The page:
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JD
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Re: The capitol insurrection and its aftermath

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Highway wrote: 13 Jan 2021, 14:37
thoreau wrote: 13 Jan 2021, 13:39 "We were doing routine maintenance and since the replacement parts were caught in a black hole of paperwork overseen by a median federal worker we decided to just delay installation for six to eight months" is something I could totally see. It would also leave a paper trail.

If it's something else....dear God.
You would also think that, if they have panic buttons set up in congresspersons' offices, and they know that there is maintenance they need to do that puts them out of commission for an extended period of time that 1) the staffers in the office would know that they are out of order and 2) that the entity in charge of security would set up a replacement or backup temporary system.

It could be bureaucratic screwup, but the bureaucracy is also supposed to be set up to deal with these things in the first place.
You would hope so, but the Esso Longford gas explosion was caused by (to simplify greatly) somebody shutting down a piece of equipment that was normally in operation, and not properly logging it. ("Olsson and Wijgers looked in the supervisors' log book to find some reason for the bypass valve being tagged but found no reference to it. It was normal practice to give some explanation in the log book if there was a specific instruction not to operate something. A decision was made by Olsson and Wijgers to remove the lock and tag and open the TRC3B bypass ...") End result, two people dead and eight injured, the entire state left without natural gas for almost three weeks, A$1.3 billion economic damages. They were only able to piece together what happened by interrogating people later.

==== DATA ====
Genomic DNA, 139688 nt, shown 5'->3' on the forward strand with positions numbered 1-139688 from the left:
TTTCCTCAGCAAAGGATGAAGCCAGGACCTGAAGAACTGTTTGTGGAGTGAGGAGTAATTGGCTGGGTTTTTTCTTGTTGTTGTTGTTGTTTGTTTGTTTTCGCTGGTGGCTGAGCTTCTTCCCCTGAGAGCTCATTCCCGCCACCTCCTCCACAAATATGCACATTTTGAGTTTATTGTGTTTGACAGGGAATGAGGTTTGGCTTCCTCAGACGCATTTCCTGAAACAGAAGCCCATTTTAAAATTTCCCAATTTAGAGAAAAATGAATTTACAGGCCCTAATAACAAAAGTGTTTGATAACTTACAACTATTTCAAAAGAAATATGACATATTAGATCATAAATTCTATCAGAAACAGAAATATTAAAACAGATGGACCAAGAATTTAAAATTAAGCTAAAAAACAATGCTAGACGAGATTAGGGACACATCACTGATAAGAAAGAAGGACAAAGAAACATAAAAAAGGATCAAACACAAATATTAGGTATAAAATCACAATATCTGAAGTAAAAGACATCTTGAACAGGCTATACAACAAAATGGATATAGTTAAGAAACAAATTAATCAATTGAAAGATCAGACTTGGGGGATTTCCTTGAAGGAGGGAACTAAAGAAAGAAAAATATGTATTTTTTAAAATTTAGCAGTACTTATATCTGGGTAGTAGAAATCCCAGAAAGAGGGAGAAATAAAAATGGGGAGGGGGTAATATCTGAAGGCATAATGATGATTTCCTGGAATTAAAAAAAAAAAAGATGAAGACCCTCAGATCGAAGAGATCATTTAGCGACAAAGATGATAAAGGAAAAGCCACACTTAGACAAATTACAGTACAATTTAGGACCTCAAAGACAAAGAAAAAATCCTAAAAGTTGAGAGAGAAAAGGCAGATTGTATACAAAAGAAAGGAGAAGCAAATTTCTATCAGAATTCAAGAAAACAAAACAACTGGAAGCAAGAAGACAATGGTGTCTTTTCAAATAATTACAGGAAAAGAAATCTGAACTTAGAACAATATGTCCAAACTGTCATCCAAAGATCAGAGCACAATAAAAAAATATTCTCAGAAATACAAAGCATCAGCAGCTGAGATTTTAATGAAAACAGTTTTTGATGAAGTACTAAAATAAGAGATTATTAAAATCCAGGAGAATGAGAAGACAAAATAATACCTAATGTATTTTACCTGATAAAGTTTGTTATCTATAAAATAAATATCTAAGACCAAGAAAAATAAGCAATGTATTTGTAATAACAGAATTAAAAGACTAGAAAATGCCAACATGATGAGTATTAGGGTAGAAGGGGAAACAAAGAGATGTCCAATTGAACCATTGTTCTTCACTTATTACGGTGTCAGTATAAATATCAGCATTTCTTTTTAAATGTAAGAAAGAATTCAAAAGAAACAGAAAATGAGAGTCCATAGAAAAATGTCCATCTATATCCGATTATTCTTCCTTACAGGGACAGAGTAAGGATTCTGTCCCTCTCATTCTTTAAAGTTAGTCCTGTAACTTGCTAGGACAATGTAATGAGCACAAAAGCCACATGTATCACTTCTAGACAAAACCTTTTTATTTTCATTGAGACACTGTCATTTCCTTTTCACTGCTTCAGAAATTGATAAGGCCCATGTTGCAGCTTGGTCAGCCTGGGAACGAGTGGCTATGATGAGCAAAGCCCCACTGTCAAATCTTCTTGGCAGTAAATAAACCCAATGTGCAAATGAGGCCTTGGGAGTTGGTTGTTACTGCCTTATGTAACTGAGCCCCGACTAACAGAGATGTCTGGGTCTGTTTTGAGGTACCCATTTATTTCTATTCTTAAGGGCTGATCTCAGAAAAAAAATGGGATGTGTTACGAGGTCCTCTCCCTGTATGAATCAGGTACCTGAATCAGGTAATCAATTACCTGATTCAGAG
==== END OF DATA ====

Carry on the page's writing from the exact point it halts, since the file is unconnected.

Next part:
Or the Piper Alpha disaster, in which somebody did fill out the paperwork but maybe not correctly, then it was apparently not handled properly. ("I am not satisfied that the way in which [Mr. Rankin] had filled in the PTW would convey to Mr. Vernon that the job was suspended. However, whether the permit showed the job as suspended or completed, it fell to Mr. Vernon as the incoming lead operator to have the work site checked. The practice had developed that the lead operator would sometimes sign the permit, whether completed or suspended, before having the work site checked.") End result, 167 dead, £1.7 billion damages. As above on the interrogation.